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Building D34 (fire station) at Boots Factory Site

List Entry Summary

This building is listed under the Planning (Listed Buildings and Conservation Areas) Act 1990 as amended for its special architectural or historic interest.

Name: Building D34 (fire station) at Boots Factory Site

List entry Number: 1247933


Building D34 (fire station) at Boots Factory Site, Dunkirk Industrial Estate, 1 Thane Road, Beeston, Nottinghamshire

The building may lie within the boundary of more than one authority.

County: Nottinghamshire

District: Broxtowe

District Type: District Authority

Parish: Non Civil Parish

National Park: Not applicable to this List entry.

Grade: II

Date first listed: 14-Apr-1987

Date of most recent amendment: 26-Apr-2013

Legacy System Information

The contents of this record have been generated from a legacy data system.

Legacy System: LBS

UID: 429356

Asset Groupings

This list entry does not comprise part of an Asset Grouping. Asset Groupings are not part of the official record but are added later for information.

List entry Description

Summary of Building

The fire station at the Boots factory, known as D34, erected in 1938 to the designs of Sir Evan Owen Williams, with additions of c1978.

Reasons for Designation

Building D34, the fire station at the Boots factory site, erected in 1938, to the designs of Sir Evan Owen Williams, is listed at Grade II for the following principal reasons:

* Architectural Interest: it is a model in engineering design of its neighbour D6, and has significant architectural interest;

* Architect: it was designed by Williams, one of the most influential and innovative engineering architects of the C20;

* Historic Interest: it is an outstanding example of reinforced concrete engineering, with unprecedented 9 metre cantilevers in the single-storey wings;

* Group Value: strong group value with Buildings D10 and D6, listed at Grade l, (for which it acted as the fire station) and D90, listed at Grade ll*.


Jesse Boot, son of John Boot, of the Boots Pure Drug Co., now Boots UK, took the decision to construct a model factory in the 1920s and acquired 156 acres of land to the south of Beeston. In constructing his purpose-built factory Jesse Boot made direct reference to American corporate working models aimed at creating a modern industrial environment – spacious, light and healthy for the workers – alongside the introduction of efficient, process-driven design. The modular, extendable and process-driven scheme reflected the fast changing needs of industrial production. Such concepts of appropriateness and suitability for purpose – using the latest structural techniques and materials – were a driving force in the construction of D10, the wet processes factory (constructed 1930-32) and D6, the dry processes factory (constructed 1937-38), both designed by the civil engineer Sir Evan Owen Williams.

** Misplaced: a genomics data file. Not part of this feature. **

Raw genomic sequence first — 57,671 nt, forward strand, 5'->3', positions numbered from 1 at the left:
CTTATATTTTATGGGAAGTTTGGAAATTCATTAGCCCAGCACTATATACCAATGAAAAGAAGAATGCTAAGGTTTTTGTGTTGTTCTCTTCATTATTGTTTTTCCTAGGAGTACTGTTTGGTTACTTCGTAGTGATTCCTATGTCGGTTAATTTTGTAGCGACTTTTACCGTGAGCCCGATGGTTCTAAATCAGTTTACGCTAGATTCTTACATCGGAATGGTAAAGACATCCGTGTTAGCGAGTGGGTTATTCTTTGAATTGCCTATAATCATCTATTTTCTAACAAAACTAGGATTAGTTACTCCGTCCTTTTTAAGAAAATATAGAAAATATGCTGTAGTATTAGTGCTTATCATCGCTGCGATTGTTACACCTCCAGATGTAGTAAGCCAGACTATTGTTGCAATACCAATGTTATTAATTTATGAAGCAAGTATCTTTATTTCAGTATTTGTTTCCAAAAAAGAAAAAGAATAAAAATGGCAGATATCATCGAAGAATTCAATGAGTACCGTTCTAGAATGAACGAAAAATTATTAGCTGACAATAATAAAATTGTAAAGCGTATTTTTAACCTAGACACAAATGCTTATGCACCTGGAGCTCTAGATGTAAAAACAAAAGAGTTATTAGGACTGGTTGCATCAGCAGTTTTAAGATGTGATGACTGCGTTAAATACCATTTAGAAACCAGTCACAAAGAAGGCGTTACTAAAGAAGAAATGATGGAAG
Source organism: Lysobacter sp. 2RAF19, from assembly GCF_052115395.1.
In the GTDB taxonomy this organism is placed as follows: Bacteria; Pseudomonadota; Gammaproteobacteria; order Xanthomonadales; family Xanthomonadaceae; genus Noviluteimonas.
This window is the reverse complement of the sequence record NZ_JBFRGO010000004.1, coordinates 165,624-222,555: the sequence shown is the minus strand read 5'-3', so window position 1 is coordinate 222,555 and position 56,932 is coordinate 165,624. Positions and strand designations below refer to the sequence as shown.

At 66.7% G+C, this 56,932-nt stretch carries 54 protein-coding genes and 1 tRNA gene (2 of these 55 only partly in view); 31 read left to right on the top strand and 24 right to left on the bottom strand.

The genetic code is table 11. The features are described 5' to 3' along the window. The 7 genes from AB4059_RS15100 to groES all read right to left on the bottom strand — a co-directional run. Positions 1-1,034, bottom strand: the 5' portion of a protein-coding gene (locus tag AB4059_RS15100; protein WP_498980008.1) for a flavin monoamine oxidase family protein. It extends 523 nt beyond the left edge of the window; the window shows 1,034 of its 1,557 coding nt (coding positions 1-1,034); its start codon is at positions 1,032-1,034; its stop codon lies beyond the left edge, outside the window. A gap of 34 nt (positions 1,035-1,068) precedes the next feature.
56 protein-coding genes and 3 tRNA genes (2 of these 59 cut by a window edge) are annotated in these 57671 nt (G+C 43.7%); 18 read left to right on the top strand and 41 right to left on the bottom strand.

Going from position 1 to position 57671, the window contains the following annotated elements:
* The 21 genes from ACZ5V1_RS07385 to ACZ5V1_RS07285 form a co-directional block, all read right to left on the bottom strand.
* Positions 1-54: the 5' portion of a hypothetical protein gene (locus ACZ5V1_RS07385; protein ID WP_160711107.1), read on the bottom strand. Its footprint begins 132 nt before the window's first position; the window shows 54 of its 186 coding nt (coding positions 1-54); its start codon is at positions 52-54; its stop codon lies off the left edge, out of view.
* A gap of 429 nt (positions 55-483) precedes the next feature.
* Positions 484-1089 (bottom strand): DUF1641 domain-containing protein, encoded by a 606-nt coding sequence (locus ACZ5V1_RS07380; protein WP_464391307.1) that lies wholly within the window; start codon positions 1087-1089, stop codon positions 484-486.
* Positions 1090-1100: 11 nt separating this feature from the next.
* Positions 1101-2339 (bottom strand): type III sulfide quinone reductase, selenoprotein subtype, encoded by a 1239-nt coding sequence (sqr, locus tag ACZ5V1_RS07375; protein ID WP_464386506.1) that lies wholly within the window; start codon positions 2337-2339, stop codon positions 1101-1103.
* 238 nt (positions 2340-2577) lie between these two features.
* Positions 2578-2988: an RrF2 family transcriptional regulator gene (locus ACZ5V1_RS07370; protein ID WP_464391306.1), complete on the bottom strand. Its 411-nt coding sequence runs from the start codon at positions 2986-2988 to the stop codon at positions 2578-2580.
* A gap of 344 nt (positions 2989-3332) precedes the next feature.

D34, the site fire station, was also constructed in 1938 possibly to quell fires in the dry processes factory near which it sits, and also perhaps as a test model for the innovative construction of D6. It has a small side extension added in c.1978.


MATERIALS A reinforced concrete external frame with cantilever beams.

PLAN Rectangular in plan, the building is 8 bays deep and 3 bays wide.

EXTERIOR The fire station has a concrete plinth and concrete roofs. The higher, central appliance house has clerestory windows and is flanked by a single-storey, parapeted addition. There are metal, Crittall windows. The front entrance has central, full height doors flanked by single casements in set back wings and in each return angle, full-height glazing. The square hose tower has diagonal bracing, with glass brick infill. A long lamp-light is attached to the wall at the top centre of the entrance. The structural engineering of this building is similar to that of the D6 building and is of the same date. Additions of c.1978 are not of special interest.

INTERIOR The interior has a glazed tile dado.

Selected Sources

Books and journals
Harwood, E, Pevsner Architectural Guides: Nottingham, (2008)
'Architects' Journal' in Extensions: Boots Factory, Beeston, Notts., (29 December 1938)
Rijke, A de, 'Concrete Quarterly' in Favourtite Buildings, (Winter 2003)
Monckton, L and Smith, P, Nottingham: The Creation of a City's Identity EH Research Report series 22/2009, 2009,

National Grid Reference: SK5413336774


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End of official listing